After highlighting the grain markets posting fresh 2.5 year highs yesterday (and then seeing them promptly sell off), the Softs staged a rally of their own today to push them to 13 to near 30 year highs (and Bernanke is still claiming no inflation?)
One odd thing concerning managed futures… While nearly every systematic multi-market trader we track has at least one long position on in the grain sector; only 20% of the multi-market managers we track are long cotton, sugar, coffee, or cocoa. Most programs we track exited long soft trades in mid-November and seemingly have not found a lower risk re-entry point as volatility continues to expand.
But is there also a little career risk/”nobody ever got fired for choosing IBM” going on here? In the managed futures space, it can be a lot easier to defend taking the wrong side of a trade in traditional, liquid markets like Corn or Wheat – and a lot harder to tell investors you lost their money in the significantly less liquid Cocoa or Coffee markets.
We’ll see if these recent trends entice some managers to brave the Soft markets a little bit more frequently and in greater quantities.
Where is Dighton Capital?
The performance data displayed herein is compiled from various sources, including BarclayHedge, and reports directly from the advisors. These performance figures should not be relied on independent of the individual advisor's disclosure document, which has important information regarding the method of calculation used, whether or not the performance includes proprietary results, and other important footnotes on the advisor's track record.
Benchmark index performance is for the constituents of that index only, and does not represent the entire universe of possible investments within that asset class. And further, that there can be limitations and biases to indices such as survivorship, self reporting, and instant history.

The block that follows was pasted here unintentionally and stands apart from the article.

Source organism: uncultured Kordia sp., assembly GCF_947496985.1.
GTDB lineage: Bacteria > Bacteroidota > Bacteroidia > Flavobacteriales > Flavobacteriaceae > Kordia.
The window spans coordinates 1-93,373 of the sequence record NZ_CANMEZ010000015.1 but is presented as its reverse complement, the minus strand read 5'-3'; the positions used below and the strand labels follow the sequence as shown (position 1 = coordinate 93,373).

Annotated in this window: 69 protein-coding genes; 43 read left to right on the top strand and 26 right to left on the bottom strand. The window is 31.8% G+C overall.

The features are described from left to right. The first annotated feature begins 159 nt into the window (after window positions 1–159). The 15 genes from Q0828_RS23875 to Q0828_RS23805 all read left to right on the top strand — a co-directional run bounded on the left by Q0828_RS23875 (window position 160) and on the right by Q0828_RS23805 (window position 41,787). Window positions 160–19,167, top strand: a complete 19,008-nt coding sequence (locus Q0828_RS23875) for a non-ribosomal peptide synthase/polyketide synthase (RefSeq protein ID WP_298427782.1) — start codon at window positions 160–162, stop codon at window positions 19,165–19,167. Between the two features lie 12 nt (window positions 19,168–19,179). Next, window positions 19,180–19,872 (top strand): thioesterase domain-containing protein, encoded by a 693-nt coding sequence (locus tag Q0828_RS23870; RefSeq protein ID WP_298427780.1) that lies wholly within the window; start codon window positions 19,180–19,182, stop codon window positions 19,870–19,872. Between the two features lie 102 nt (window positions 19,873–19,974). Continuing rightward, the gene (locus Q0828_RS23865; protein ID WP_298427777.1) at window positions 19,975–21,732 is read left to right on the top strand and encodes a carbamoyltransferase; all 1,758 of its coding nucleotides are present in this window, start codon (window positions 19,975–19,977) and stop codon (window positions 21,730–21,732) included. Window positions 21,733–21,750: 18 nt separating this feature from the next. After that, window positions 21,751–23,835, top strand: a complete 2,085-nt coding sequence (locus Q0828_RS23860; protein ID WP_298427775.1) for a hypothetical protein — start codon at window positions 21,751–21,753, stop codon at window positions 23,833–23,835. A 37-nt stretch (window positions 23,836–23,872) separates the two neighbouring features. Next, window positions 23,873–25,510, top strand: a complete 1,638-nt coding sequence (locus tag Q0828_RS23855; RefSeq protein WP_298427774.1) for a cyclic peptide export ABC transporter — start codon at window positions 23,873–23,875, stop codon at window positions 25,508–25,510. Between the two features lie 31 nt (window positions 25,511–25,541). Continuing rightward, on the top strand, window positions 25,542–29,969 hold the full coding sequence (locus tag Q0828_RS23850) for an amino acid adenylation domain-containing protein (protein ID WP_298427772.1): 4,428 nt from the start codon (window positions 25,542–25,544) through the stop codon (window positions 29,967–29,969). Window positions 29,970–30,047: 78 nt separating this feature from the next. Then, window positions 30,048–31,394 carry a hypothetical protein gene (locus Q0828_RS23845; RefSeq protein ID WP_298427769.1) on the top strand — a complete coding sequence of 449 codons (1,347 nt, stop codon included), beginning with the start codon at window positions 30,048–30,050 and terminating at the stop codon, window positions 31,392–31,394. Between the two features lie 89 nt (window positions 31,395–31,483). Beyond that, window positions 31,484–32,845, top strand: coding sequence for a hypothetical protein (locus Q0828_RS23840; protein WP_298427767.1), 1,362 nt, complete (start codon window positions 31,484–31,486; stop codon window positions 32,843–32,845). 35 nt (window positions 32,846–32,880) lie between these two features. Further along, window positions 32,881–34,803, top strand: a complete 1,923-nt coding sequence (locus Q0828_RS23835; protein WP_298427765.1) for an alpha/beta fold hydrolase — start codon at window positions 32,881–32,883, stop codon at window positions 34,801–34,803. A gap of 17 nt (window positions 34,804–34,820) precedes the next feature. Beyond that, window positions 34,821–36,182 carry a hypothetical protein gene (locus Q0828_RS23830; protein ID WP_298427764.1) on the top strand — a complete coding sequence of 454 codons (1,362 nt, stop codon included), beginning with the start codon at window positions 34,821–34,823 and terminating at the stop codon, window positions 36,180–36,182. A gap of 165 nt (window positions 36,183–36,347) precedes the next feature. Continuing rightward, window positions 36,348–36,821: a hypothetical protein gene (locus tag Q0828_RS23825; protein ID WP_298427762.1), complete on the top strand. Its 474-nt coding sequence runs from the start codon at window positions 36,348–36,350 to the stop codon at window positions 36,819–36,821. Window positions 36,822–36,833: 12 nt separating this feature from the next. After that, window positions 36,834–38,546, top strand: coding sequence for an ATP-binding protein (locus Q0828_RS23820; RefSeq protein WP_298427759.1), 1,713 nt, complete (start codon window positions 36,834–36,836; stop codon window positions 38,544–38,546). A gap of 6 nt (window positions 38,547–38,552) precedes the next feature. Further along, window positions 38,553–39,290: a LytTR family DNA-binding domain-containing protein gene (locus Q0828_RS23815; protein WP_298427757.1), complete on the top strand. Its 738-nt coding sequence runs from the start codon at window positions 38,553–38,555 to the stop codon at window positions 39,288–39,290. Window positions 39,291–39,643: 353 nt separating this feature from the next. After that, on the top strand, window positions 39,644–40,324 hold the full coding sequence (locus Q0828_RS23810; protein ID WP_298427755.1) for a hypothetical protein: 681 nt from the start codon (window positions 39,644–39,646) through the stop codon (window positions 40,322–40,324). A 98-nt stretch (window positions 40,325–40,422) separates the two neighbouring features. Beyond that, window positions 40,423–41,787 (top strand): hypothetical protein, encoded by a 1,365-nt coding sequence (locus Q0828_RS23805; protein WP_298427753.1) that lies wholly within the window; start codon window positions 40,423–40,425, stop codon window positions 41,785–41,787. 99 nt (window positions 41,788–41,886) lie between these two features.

Managed futures accounts can subject to substantial charges for management and advisory fees. The numbers within this website include all such fees, but it may be necessary for those accounts that are subject to these charges to make substantial trading profits in the future to avoid depletion or exhaustion of their assets.
Investors interested in investing with a managed futures program (excepting those programs which are offered exclusively to qualified eligible persons as that term is defined by CFTC regulation 4.7) will be required to receive and sign off on a disclosure document in compliance with certain CFT rules The disclosure documents contains a complete description of the principal risk factors and each fee to be charged to your account by the CTA, as well as the composite performance of accounts under the CTA's management over at least the most recent five years. Investor interested in investing in any of the programs on this website are urged to carefully read these disclosure documents, including, but not limited to the performance information, before investing in any such programs.
Those investors who are qualified eligible persons as that term is defined by CFTC regulation 4.7 and interested in investing in a program exempt from having to provide a disclosure document and considered by the regulations to be sophisticated enough to understand the risks and be able to interpret the accuracy and completeness of any performance information on their own.
RCM receives a portion of the commodity brokerage commissions you pay in connection with your futures trading and/or a portion of the interest income (if any) earned on an account's assets. The listed manager may also pay RCM a portion of the fees they receive from accounts introduced to them by RCM.